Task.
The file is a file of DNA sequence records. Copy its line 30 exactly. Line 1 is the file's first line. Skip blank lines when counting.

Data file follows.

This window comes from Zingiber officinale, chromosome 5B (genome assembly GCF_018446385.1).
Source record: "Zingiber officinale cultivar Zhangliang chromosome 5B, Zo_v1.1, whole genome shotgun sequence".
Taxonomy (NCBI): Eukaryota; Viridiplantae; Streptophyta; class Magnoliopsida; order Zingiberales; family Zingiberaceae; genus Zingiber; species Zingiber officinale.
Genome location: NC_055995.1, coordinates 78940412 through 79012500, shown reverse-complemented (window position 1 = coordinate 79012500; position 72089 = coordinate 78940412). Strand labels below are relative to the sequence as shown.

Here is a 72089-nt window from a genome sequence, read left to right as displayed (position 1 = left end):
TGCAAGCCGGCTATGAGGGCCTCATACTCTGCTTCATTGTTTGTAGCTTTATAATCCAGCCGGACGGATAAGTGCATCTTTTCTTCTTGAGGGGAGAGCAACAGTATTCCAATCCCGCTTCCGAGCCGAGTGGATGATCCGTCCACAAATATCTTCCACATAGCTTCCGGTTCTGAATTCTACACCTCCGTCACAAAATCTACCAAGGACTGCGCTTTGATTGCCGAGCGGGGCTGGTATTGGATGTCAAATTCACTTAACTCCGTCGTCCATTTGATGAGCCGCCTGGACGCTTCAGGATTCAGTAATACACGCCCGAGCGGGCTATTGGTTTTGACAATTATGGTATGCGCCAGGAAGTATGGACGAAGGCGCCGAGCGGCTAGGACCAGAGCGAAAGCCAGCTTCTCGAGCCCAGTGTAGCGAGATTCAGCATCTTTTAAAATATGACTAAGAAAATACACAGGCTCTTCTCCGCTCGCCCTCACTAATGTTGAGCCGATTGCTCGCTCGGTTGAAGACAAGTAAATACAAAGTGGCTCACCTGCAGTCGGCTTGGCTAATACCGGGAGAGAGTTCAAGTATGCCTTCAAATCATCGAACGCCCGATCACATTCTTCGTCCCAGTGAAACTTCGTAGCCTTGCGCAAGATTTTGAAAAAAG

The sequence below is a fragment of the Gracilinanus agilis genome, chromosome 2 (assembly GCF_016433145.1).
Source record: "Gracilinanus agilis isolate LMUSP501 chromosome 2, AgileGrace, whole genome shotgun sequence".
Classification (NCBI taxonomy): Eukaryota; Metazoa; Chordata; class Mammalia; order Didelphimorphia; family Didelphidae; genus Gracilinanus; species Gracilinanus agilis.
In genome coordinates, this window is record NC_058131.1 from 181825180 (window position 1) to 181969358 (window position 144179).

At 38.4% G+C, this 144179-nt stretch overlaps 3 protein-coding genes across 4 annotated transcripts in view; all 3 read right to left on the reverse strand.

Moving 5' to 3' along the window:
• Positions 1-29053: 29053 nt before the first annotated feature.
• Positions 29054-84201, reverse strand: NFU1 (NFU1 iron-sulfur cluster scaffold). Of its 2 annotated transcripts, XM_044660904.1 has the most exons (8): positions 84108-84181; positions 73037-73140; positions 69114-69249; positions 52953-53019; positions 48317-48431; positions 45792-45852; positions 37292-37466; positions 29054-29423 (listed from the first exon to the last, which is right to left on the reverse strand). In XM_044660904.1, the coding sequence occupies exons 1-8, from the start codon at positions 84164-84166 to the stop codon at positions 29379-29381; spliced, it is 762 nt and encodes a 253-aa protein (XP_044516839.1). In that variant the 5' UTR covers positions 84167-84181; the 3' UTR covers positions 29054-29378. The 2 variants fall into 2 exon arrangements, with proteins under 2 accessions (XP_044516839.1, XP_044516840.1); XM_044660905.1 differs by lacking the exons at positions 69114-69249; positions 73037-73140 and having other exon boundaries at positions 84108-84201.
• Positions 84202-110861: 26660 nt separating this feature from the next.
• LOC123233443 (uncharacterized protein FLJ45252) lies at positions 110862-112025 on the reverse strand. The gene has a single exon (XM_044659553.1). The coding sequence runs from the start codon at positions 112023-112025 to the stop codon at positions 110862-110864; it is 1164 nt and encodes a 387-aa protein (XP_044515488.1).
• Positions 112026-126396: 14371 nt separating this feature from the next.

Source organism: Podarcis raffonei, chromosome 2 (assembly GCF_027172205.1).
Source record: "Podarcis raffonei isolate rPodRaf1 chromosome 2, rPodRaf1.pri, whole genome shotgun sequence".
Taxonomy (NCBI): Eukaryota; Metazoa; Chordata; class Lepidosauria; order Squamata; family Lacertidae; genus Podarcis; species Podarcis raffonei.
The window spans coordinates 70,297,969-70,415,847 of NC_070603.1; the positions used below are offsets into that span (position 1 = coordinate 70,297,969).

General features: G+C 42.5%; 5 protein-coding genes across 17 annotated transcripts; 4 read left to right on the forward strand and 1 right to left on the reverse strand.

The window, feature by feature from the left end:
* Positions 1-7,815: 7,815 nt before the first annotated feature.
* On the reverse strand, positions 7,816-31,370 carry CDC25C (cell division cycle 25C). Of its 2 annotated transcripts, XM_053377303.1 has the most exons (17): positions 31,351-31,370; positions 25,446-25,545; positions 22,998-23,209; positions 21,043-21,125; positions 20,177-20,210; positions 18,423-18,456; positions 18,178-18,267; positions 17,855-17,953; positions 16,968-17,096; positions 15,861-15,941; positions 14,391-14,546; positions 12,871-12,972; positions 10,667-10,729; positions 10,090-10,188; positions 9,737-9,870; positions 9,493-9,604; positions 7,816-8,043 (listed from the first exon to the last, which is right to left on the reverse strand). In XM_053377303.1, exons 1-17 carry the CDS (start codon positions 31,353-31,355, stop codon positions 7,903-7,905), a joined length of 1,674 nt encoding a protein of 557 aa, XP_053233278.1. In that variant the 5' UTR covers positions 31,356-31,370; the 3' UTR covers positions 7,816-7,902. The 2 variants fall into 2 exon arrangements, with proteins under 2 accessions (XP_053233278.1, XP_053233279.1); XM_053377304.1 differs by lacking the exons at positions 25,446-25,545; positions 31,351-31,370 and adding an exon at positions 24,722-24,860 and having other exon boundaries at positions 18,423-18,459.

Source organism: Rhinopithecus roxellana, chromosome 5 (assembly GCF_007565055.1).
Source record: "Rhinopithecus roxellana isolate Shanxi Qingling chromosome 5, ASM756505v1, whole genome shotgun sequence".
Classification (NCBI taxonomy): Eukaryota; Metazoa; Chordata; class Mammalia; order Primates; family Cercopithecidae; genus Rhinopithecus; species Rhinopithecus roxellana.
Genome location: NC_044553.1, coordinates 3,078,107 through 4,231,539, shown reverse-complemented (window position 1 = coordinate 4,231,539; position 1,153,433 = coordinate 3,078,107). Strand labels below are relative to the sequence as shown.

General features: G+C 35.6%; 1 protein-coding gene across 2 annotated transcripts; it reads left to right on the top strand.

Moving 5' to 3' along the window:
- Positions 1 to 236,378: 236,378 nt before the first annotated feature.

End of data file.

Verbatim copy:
General features: G+C 35.6%; 1 protein-coding gene across 2 annotated transcripts; it reads left to right on the top strand.